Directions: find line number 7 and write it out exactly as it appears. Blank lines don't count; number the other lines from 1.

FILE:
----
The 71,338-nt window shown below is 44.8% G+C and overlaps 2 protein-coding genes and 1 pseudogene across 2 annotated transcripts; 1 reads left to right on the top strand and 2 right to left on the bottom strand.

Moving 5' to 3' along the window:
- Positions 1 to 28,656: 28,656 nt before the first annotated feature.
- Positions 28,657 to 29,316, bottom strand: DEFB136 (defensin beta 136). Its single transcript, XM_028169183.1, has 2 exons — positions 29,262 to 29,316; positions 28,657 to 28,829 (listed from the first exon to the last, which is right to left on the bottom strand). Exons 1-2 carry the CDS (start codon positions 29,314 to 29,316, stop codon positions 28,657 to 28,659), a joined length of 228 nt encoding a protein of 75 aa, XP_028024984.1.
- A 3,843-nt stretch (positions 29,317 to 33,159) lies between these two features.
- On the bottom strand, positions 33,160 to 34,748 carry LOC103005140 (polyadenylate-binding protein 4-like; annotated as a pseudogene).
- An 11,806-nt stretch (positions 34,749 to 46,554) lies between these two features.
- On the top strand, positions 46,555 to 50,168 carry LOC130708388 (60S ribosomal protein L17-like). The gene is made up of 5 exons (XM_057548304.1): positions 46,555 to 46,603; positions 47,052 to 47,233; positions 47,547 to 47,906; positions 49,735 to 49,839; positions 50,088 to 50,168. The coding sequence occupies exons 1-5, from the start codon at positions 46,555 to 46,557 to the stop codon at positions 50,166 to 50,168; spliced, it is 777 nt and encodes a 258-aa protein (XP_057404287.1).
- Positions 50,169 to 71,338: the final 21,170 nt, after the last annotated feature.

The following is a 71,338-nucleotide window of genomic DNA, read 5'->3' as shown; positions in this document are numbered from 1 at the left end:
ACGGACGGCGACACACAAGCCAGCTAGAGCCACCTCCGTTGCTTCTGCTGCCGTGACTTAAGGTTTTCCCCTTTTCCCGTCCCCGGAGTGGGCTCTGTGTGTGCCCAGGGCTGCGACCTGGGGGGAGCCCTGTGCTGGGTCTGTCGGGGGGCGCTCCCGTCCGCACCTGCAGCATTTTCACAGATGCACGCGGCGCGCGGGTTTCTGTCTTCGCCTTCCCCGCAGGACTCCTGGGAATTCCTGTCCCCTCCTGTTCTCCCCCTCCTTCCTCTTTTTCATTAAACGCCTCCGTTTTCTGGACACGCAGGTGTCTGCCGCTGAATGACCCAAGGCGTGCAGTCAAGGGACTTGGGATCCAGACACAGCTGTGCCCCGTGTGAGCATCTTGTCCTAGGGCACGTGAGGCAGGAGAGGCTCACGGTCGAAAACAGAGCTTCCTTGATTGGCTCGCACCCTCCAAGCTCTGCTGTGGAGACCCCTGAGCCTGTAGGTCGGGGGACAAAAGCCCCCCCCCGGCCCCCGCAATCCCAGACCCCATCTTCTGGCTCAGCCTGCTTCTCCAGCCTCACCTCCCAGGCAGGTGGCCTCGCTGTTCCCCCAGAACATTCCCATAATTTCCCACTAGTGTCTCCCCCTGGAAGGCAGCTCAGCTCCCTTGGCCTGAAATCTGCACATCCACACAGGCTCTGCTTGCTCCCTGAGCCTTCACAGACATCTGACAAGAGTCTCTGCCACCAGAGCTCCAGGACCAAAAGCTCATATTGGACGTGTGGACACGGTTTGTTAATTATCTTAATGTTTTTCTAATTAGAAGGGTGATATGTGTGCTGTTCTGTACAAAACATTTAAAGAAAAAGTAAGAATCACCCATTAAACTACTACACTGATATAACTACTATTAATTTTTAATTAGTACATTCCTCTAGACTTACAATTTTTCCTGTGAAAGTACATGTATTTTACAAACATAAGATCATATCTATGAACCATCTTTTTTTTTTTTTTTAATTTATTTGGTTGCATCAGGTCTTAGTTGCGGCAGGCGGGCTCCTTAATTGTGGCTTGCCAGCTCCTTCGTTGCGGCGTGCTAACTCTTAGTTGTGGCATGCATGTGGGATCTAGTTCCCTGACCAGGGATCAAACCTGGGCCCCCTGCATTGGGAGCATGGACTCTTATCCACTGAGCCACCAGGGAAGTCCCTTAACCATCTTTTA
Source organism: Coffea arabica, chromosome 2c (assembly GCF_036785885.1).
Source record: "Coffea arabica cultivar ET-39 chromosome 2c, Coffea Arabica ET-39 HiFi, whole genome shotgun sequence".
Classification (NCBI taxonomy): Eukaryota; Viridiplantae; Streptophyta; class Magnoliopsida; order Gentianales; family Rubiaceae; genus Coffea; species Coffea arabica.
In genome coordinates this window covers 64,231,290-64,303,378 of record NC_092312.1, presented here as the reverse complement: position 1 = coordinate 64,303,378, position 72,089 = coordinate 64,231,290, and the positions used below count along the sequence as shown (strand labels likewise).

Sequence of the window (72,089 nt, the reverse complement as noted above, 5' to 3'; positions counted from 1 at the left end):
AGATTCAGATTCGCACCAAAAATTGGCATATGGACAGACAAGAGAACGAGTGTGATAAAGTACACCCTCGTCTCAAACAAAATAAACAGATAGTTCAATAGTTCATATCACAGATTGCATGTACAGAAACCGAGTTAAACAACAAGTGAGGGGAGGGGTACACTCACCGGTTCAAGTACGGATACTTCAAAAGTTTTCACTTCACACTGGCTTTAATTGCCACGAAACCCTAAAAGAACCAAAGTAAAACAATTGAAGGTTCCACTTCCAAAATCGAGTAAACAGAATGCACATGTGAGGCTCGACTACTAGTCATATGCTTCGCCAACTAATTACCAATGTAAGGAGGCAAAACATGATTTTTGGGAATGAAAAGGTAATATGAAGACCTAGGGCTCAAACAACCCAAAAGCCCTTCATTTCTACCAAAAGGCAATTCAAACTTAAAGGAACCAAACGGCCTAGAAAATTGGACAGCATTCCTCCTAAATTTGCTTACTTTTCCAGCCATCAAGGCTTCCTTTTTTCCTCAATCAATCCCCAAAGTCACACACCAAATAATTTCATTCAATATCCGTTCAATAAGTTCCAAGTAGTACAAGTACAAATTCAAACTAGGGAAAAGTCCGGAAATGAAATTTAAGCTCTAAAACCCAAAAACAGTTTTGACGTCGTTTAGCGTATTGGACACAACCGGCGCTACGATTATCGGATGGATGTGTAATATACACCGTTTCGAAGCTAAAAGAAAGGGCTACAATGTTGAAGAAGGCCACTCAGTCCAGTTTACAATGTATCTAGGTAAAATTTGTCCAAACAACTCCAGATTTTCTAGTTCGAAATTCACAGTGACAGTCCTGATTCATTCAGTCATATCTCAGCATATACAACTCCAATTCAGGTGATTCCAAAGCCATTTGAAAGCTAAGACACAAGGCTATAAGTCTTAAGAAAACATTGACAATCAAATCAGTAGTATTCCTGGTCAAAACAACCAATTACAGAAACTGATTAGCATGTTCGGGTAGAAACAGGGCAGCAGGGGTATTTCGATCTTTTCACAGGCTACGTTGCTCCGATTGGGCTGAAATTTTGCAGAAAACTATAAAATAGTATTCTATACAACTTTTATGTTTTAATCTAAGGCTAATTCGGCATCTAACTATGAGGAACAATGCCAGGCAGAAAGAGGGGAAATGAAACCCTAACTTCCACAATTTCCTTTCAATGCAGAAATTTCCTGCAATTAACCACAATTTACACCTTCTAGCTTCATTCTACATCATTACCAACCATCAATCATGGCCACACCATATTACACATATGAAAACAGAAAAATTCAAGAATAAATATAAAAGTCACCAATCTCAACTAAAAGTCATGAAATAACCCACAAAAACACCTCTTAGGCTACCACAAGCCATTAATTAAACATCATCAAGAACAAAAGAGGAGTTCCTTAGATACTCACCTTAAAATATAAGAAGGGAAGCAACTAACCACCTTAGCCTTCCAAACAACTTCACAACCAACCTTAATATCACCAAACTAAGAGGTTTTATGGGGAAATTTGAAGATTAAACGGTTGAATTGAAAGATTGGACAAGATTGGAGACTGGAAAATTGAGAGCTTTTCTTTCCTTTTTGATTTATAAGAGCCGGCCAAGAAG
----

- An 11,806-nt stretch (positions 34,749 to 46,554) lies between these two features.